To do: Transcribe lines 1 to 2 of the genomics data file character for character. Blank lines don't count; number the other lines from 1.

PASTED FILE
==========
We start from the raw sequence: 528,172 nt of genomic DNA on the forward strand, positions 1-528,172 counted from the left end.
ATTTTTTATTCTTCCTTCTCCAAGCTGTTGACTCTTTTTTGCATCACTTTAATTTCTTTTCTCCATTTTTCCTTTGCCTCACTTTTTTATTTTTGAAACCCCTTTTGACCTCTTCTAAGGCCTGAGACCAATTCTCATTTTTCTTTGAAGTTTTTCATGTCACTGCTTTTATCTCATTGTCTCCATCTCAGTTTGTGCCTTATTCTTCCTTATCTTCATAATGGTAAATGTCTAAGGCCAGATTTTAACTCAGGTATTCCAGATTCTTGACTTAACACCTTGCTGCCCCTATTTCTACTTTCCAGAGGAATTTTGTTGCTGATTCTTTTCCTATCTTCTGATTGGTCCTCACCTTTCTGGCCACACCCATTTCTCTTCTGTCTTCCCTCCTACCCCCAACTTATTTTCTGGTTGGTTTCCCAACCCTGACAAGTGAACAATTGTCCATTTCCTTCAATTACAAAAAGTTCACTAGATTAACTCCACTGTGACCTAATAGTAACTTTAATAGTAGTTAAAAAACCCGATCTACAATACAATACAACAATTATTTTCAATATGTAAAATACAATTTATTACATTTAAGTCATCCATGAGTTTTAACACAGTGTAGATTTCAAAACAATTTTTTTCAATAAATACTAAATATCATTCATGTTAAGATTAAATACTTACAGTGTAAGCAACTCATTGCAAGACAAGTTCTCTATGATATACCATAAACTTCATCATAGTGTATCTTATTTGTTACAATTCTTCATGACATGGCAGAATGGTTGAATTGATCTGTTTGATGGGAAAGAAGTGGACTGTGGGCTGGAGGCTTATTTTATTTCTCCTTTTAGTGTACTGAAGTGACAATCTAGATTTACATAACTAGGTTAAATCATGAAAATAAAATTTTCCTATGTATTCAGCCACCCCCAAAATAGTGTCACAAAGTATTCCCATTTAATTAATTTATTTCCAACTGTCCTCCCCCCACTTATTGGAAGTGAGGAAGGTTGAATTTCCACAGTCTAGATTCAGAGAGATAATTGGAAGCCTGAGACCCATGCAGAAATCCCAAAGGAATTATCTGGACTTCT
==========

We start from the raw sequence: 528,172 nt of genomic DNA on the forward strand, positions 1-528,172 counted from the left end.
ATTTTTTATTCTTCCTTCTCCAAGCTGTTGACTCTTTTTTGCATCACTTTAATTTCTTTTCTCCATTTTTCCTTTGCCTCACTTTTTTATTTTTGAAACCCCTTTTGACCTCTTCTAAGGCCTGAGACCAATTCTCATTTTTCTTTGAAGTTTTTCATGTCACTGCTTTTATCTCATTGTCTCCATCTCAGTTTGTGCCTTATTCTTCCTTATCTTCATAATGGTAAATGTCTAAGGCCAGATTTTAACTCAGGTATTCCAGATTCTTGACTTAACACCTTGCTGCCCCTATTTCTACTTTCCAGAGGAATTTTGTTGCTGATTCTTTTCCTATCTTCTGATTGGTCCTCACCTTTCTGGCCACACCCATTTCTCTTCTGTCTTCCCTCCTACCCCCAACTTATTTTCTGGTTGGTTTCCCAACCCTGACAAGTGAACAATTGTCCATTTCCTTCAATTACAAAAAGTTCACTAGATTAACTCCACTGTGACCTAATAGTAACTTTAATAGTAGTTAAAAAACCCGATCTACAATACAATACAACAATTATTTTCAATATGTAAAATACAATTTATTACATTTAAGTCATCCATGAGTTTTAACACAGTGTAGATTTCAAAACAATTTTTTTCAATAAATACTAAATATCATTCATGTTAAGATTAAATACTTACAGTGTAAGCAACTCATTGCAAGACAAGTTCTCTATGATATACCATAAACTTCATCATAGTGTATCTTATTTGTTACAATTCTTCATGACATGGCAGAATGGTTGAATTGATCTGTTTGATGGGAAAGAAGTGGACTGTGGGCTGGAGGCTTATTTTATTTCTCCTTTTAGTGTACTGAAGTGACAATCTAGATTTACATAACTAGGTTAAATCATGAAAATAAAATTTTCCTATGTATTCAGCCACCCCCAAAATAGTGTCACAAAGTATTCCCATTTAATTAATTTATTTCCAACTGTCCTCCCCCCACTTATTGGAAGTGAGGAAGGTTGAATTTCCACAGTCTAGATTCAGAGAGATAATTGGAAGCCTGAGACCCATGCAGAAATCCCAAAGGAATTATCTGGACTTCT